PITTSBURGH (KDKA) – A procession with Rabbi Ronald Symons and Roman Catholic Bishop David Zubik isn’t something you see every day.
But it was the norm at a funeral for Sophie Masloff. Her own history would naturally bring different kinds of people together.READ MORE: Duquesne Police Chief Thomas Dunlevy Charged With Witness Intimidation Related To Alleged Sexual Assault Case
The 11 a.m. funeral was held at Temple Sinai on Forbes Avenue in Squirrel Hill.
KDKA’s Christine D’Antonio Reports:
“A Jew and a woman in a Catholic town totally dominated by traditional men,” described former campaign manager John Seidman. “She saw the excesses, she saw the misogyny and he kept her mouth shut, and she waited. She kept her opinions to herself until she arrived at a position where her opinions would matter.”
The public was invited to attend. And condolences were also sent from former President Bill Clinton and President Barack Obama and First Lady Michelle Obama.
Many local officials attended the service, including Mayor Bill Peduto and former Mayors Luke Ravenstahl and Tom Murphy, as well as Allegheny County Executive Rich Fitzgerald, U.S. Sen. Bob Casey and Pittsburgh Catholic Diocese Bishop David Zubik.
Through all the sadness, there were warm and touching tales of former Mayor Masloff’s unique spin on government.
Many remembered how she came to power when Richard Caliguiri died in 1988.
Harold Hayes reports:
“I was with her the day of the death of our beloved Mayor Caliguiri,” recalled family friend Frederick Frank. “She said to me, ‘I have a lot to do’ but she was not intimidated and she said, ‘I’ll do my best’ and indeed she did.”
Caliguiri’s son, David, who was a little boy when his father died, remembered too.
“Sophie became a grandma for me,” he said. “She was a member of our family. She treated us as such. She couldn’t have been any sweeter and any more supportive of our family at what was a really difficult time.”
Former Mayor Luke Ravenstahl told reporters after the service, “My best memories were intimate moments that I had the chance to spend with her and she welcomed me into her living room numerous times. I cherish those conversations and that’s really what I’ll remember most about her.”
More than one speaker called her Pittsburgh’s grandmother and more than one speaker said that her legacy of honesty will inspire future generations.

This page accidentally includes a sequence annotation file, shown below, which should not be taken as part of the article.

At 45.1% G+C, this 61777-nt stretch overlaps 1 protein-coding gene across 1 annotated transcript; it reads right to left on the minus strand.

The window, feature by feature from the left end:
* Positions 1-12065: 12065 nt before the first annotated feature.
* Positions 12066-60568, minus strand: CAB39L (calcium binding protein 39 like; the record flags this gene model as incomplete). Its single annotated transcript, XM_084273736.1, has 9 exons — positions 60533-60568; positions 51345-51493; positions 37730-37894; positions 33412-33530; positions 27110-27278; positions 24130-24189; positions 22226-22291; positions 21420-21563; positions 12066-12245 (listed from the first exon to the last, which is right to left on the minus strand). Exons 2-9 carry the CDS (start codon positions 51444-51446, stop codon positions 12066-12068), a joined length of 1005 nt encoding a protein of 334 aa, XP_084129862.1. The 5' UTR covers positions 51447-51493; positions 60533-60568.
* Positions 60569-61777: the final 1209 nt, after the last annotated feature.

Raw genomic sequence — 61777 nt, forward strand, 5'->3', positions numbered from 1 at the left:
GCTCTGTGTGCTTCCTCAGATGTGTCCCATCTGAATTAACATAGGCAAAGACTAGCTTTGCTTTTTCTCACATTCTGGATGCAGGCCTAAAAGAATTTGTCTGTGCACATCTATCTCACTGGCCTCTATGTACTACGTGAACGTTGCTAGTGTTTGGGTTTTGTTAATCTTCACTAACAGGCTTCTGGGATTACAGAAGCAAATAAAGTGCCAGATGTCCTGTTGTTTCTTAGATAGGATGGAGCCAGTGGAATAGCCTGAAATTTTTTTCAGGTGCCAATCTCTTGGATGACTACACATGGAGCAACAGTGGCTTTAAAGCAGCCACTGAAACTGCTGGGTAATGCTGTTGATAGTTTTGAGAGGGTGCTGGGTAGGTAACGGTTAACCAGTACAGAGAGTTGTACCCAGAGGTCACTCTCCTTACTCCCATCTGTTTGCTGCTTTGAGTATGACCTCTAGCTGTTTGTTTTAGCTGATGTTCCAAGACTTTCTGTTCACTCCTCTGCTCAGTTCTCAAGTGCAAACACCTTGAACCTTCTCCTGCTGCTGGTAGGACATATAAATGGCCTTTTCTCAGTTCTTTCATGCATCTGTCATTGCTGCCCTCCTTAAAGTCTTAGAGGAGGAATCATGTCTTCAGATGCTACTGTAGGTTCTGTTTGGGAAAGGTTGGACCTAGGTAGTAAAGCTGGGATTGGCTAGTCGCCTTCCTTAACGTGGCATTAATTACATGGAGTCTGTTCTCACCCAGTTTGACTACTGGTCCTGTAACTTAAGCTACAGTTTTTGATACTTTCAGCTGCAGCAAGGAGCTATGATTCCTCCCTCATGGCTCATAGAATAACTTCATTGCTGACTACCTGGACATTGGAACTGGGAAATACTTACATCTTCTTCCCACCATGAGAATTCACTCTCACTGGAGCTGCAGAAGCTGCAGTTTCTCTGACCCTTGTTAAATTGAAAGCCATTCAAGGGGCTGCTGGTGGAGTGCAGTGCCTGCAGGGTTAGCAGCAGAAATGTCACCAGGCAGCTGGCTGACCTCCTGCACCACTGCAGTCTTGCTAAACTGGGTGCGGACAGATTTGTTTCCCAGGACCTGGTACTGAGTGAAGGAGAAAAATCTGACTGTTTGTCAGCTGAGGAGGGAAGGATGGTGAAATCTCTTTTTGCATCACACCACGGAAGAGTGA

In Mayor Peduto’s remembrance of former Mayor Masloff, he said “she stood for the qualities that embody Pittsburgh.”
“You know why Sophie loved being mayor, because she loved Pittsburgh,” Mayor Peduto added.
He honored her as a trailblazer who was giving and all about empowering others.
“She was about giving; she was about understanding that her place was not a position of power where it was about her, but how it was a position of power about how she could empower others,” Mayor Peduto said.READ MORE: PART 1: Questions About Pa. Recovery Houses Arise After Overdose Death In Munhall
“To the young women, to the leaders of tomorrow – follow your heart, follow your dreams. To Sophie, thank you for blazing that trail,” he added.
Some of Pittsburgh’s biggest heavy hitters when it comes to politics were at the service; they came together to fondly remember the Pittsburgh legend.
“She leaves a lasting legacy for 96 years that she lived in this city, that she served this city and loved this city,” said Fitzgerald.
“She was a good leader for this city,” Murphy added.
It was a loving tribute to Pittsburgh’s first and only female mayor, elected at the age of 70 after the passing of Richard Caliguri.
“We knew it in January when they elected her council because Dick’s health… we knew he was not going to fulfill his full term,” said Joe King, the former Pittsburgh Firefighters president. “It was a lot of lobbying when they chose Sophie to be president of council, and I said to my team, ‘There’s gonna be your next mayor right there.’”
“Sophie had such a direct approach with the citizens. She loved working with them; she was one of them,” said Jim Turner, who worked during the Masloff administration.
“She had that grandmother image, but she could be tough as nails when she had to be in the right way,” Dan Onorato, former Allegheny County executive, added.
“I know going back years when I was in charge of crime prevention, she was very active in different aspects of community policing,” said Acting Pittsburgh Police Chief Regina McDonald.
Masloff leaves behind that legendary voice, with the political gusto, and trailblazing attitude to back it up.
“Sophie was a visionary and that’s how she’ll be remembered,” said Pittsburgh City Councilman Corey O’Connor.
“When you think of somebody like this who lived to a grand old age, who made all of these wonderful contributions, who did so in a non-self-aggrandizing fashion, never one to seek publicity, never one to attack someone unfairly, but never one to back away either,” said Dr. Cyril Wecht, the former Allegheny County Medical Examiner.
Temple Sinai was expecting about 600 people to attend the service.
According to a statement from a family spokesman, Masloff died at the Center for Compassionate Care in Mt. Lebanon at 8:55 a.m. Sunday. She was 96.
“Mayor Masloff is survived by her daughter Sue (Nicholas) Busia, her granddaughter Jennifer Busia, her grandson Michael (Krystan) Busia, her great-granddaughter Scarlett Busia and her niece Elayne (Harold) Harris,” the statement said.
Masloff was sworn in as the city’s 56th mayor on May 6, 1988, following the death of Mayor Richard S. Caliguiri.MORE NEWS: Cast Your VOTE In The Waffles, INCaffeinated-PTL Sandwich Challenge
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